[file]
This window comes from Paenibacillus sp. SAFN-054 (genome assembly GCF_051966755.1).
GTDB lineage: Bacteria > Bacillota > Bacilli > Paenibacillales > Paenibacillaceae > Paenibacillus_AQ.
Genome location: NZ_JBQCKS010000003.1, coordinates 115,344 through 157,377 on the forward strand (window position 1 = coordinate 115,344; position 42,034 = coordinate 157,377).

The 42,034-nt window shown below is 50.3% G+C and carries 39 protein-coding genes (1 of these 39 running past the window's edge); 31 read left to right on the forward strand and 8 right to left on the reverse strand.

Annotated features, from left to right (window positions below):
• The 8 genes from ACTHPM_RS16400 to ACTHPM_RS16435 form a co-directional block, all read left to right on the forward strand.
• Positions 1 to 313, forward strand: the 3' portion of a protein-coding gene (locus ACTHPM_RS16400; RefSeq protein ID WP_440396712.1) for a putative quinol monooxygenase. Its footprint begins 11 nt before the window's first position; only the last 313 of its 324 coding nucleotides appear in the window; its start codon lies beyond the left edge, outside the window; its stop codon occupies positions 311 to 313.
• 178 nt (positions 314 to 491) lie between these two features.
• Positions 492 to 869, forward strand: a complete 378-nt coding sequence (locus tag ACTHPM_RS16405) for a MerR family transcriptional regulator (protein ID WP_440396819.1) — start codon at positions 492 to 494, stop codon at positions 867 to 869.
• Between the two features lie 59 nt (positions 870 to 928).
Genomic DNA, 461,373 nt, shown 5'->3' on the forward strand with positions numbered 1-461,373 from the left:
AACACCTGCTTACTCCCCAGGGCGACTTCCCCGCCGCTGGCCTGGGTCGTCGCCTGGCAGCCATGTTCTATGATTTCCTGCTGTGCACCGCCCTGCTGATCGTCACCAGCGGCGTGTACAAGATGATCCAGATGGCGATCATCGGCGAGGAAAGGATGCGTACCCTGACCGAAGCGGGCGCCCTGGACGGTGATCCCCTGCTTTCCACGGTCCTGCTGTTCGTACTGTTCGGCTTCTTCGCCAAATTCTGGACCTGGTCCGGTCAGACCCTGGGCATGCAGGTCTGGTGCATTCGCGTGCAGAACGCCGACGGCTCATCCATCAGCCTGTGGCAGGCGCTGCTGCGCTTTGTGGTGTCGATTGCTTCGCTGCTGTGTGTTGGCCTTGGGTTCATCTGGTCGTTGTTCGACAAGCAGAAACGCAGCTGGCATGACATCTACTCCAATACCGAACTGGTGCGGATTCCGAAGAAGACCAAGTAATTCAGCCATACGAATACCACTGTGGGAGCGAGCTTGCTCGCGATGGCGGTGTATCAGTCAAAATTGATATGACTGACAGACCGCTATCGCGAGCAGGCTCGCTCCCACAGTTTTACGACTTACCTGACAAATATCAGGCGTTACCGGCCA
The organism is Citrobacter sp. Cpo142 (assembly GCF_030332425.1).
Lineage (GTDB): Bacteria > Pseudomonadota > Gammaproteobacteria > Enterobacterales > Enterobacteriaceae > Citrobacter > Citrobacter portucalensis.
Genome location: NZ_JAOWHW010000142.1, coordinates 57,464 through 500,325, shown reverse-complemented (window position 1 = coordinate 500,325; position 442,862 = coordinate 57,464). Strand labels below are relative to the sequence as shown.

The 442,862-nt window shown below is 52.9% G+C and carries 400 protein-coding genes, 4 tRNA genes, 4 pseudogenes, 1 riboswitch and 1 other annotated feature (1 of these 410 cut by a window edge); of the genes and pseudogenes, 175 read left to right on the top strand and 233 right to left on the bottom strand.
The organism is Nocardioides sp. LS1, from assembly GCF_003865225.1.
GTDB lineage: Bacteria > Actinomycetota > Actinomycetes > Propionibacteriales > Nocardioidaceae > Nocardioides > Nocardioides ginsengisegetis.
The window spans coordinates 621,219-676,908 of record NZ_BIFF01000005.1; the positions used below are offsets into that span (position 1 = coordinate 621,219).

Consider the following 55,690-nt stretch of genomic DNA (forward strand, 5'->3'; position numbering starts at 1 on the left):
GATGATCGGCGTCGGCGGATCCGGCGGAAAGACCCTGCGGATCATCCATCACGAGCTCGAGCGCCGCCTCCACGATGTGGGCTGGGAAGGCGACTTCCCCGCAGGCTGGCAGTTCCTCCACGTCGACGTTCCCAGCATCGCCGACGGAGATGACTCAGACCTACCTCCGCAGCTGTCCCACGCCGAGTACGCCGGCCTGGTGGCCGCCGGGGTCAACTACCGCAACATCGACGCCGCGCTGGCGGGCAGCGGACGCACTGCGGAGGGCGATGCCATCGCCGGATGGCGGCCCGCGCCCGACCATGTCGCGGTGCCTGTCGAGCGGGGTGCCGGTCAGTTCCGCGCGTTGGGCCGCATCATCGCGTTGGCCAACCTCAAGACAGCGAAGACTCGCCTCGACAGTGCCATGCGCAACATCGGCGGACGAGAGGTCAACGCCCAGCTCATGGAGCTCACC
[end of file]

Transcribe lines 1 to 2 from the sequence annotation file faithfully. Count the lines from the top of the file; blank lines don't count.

This window comes from Paenibacillus sp. SAFN-054 (genome assembly GCF_051966755.1).
GTDB lineage: Bacteria > Bacillota > Bacilli > Paenibacillales > Paenibacillaceae > Paenibacillus_AQ.